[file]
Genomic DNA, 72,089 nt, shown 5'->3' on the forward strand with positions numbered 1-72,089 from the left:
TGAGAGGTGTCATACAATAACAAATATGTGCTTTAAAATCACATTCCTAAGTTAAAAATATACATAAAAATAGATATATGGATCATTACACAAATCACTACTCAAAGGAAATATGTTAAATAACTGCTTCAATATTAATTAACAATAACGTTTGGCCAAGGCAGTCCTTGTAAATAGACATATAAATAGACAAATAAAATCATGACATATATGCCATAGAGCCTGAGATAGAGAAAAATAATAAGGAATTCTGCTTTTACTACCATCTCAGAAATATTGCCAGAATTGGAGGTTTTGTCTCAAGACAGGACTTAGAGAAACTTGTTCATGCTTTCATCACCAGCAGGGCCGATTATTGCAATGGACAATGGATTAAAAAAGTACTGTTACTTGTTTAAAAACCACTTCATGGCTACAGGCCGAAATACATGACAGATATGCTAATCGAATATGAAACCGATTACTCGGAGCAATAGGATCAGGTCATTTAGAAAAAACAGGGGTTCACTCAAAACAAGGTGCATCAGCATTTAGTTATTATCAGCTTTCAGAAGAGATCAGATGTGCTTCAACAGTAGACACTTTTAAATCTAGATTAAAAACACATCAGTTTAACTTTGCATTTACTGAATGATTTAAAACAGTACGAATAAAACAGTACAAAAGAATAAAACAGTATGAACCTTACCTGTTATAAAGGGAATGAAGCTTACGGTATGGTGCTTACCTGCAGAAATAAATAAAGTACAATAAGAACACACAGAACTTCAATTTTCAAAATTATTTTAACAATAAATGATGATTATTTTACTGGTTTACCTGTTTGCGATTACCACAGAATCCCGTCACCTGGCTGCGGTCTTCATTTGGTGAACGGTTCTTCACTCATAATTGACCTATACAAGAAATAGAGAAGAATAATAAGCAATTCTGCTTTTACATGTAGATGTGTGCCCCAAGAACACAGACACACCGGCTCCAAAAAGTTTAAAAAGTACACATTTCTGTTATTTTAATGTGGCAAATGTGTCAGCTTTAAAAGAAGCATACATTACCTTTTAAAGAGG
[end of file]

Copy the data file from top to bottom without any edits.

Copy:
Genomic DNA, 72,089 nt, shown 5'->3' on the forward strand with positions numbered 1-72,089 from the left:
TGAGAGGTGTCATACAATAACAAATATGTGCTTTAAAATCACATTCCTAAGTTAAAAATATACATAAAAATAGATATATGGATCATTACACAAATCACTACTCAAAGGAAATATGTTAAATAACTGCTTCAATATTAATTAACAATAACGTTTGGCCAAGGCAGTCCTTGTAAATAGACATATAAATAGACAAATAAAATCATGACATATATGCCATAGAGCCTGAGATAGAGAAAAATAATAAGGAATTCTGCTTTTACTACCATCTCAGAAATATTGCCAGAATTGGAGGTTTTGTCTCAAGACAGGACTTAGAGAAACTTGTTCATGCTTTCATCACCAGCAGGGCCGATTATTGCAATGGACAATGGATTAAAAAAGTACTGTTACTTGTTTAAAAACCACTTCATGGCTACAGGCCGAAATACATGACAGATATGCTAATCGAATATGAAACCGATTACTCGGAGCAATAGGATCAGGTCATTTAGAAAAAACAGGGGTTCACTCAAAACAAGGTGCATCAGCATTTAGTTATTATCAGCTTTCAGAAGAGATCAGATGTGCTTCAACAGTAGACACTTTTAAATCTAGATTAAAAACACATCAGTTTAACTTTGCATTTACTGAATGATTTAAAACAGTACGAATAAAACAGTACAAAAGAATAAAACAGTATGAACCTTACCTGTTATAAAGGGAATGAAGCTTACGGTATGGTGCTTACCTGCAGAAATAAATAAAGTACAATAAGAACACACAGAACTTCAATTTTCAAAATTATTTTAACAATAAATGATGATTATTTTACTGGTTTACCTGTTTGCGATTACCACAGAATCCCGTCACCTGGCTGCGGTCTTCATTTGGTGAACGGTTCTTCACTCATAATTGACCTATACAAGAAATAGAGAAGAATAATAAGCAATTCTGCTTTTACATGTAGATGTGTGCCCCAAGAACACAGACACACCGGCTCCAAAAAGTTTAAAAAGTACACATTTCTGTTATTTTAATGTGGCAAATGTGTCAGCTTTAAAAGAAGCATACATTACCTTTTAAAGAGG